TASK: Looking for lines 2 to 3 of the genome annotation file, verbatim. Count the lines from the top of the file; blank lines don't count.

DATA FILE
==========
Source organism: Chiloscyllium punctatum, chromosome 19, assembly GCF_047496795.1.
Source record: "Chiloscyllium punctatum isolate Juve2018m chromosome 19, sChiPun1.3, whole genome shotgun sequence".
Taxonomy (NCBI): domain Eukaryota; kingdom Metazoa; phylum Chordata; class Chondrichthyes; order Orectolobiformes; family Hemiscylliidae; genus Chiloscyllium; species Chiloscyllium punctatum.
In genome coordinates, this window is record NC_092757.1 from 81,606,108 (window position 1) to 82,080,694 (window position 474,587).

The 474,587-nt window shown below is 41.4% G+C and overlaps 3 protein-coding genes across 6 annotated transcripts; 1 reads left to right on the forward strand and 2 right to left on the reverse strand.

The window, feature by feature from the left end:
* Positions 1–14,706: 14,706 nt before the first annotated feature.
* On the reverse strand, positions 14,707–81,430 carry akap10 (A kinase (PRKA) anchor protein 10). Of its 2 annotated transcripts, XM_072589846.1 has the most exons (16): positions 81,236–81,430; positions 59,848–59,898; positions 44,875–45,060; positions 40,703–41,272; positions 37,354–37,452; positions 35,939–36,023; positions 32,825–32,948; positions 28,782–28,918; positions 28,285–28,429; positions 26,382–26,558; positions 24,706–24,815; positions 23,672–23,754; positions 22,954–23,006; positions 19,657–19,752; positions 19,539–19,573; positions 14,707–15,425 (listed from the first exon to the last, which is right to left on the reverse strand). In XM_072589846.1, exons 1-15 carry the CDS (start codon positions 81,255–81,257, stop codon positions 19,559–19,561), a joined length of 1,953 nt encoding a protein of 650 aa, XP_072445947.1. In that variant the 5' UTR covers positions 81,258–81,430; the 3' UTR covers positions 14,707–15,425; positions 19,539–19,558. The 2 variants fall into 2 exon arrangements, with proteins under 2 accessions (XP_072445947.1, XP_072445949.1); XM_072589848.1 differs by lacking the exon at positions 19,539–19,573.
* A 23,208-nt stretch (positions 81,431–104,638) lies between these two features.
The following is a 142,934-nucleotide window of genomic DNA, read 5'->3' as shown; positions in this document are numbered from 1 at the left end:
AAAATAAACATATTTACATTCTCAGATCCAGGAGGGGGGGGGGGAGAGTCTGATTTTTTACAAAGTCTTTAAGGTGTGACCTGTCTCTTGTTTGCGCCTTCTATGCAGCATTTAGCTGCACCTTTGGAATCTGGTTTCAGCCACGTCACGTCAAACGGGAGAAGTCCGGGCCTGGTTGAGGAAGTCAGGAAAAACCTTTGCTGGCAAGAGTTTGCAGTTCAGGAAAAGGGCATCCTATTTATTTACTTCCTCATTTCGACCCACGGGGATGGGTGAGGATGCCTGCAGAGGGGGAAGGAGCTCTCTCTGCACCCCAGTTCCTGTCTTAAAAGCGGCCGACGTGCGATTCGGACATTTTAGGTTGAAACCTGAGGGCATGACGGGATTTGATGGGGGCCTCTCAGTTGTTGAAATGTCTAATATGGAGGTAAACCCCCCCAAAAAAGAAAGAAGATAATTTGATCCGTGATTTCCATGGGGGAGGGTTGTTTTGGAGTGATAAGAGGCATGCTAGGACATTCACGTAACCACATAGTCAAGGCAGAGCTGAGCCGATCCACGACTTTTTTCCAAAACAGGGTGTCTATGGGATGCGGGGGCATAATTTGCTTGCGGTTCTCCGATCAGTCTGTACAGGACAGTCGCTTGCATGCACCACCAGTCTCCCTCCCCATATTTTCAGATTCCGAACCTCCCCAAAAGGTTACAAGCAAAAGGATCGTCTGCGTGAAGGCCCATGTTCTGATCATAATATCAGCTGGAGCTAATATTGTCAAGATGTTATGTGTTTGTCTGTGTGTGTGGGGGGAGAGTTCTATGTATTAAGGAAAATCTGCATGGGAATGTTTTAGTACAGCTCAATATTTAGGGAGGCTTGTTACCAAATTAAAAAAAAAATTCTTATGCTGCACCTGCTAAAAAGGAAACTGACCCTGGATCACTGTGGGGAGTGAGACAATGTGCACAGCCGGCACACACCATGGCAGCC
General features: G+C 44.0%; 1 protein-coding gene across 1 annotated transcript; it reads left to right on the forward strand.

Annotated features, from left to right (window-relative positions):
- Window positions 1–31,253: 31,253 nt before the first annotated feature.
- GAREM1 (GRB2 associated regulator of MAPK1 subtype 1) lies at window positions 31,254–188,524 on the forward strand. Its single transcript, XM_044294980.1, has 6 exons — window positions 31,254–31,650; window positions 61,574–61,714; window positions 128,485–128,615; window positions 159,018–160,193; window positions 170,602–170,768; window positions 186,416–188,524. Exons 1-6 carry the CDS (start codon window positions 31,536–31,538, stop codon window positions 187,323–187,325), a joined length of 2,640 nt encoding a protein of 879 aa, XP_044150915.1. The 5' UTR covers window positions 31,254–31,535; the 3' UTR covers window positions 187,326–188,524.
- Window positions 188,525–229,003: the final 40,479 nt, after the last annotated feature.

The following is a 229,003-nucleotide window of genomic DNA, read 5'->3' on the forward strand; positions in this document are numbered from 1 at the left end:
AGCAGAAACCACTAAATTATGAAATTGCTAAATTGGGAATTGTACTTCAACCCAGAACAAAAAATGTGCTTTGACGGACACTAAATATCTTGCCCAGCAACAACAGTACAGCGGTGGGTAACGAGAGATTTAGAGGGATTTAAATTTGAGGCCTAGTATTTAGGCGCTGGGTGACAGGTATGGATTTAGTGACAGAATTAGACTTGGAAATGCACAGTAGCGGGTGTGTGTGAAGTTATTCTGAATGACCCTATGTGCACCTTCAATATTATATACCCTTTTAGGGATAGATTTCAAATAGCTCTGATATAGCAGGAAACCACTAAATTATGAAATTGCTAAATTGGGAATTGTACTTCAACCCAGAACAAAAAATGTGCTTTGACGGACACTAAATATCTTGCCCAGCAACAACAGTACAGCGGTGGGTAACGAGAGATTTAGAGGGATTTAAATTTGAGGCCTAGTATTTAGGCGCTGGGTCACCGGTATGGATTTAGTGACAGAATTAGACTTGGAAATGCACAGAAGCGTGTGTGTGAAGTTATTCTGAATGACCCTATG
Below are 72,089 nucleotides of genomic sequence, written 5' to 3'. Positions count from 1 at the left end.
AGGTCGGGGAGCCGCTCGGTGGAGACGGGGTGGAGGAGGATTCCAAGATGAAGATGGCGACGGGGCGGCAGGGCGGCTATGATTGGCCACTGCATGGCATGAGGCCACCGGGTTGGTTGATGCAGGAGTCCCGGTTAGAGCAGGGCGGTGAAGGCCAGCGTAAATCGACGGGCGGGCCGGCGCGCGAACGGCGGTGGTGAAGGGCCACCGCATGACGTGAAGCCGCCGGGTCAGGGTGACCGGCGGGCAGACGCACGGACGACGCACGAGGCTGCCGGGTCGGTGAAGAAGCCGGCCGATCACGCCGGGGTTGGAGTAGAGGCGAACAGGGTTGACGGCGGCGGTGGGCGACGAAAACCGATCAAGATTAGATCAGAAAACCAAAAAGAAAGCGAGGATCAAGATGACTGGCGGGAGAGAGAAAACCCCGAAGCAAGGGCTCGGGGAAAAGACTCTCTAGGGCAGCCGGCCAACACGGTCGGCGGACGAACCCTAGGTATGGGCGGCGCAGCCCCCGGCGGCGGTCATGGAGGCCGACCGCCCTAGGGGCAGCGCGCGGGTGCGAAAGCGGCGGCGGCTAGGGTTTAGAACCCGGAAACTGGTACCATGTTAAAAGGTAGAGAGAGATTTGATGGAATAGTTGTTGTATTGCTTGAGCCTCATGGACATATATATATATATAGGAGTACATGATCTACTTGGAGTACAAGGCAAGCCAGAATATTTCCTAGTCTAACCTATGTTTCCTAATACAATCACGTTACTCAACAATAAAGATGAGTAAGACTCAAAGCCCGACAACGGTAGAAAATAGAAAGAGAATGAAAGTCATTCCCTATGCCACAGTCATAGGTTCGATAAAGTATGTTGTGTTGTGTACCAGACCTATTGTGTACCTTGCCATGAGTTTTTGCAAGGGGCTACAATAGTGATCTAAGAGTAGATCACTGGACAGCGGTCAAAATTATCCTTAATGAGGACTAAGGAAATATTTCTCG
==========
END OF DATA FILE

Source record: "Chiloscyllium punctatum isolate Juve2018m chromosome 19, sChiPun1.3, whole genome shotgun sequence".
Taxonomy (NCBI): domain Eukaryota; kingdom Metazoa; phylum Chordata; class Chondrichthyes; order Orectolobiformes; family Hemiscylliidae; genus Chiloscyllium; species Chiloscyllium punctatum.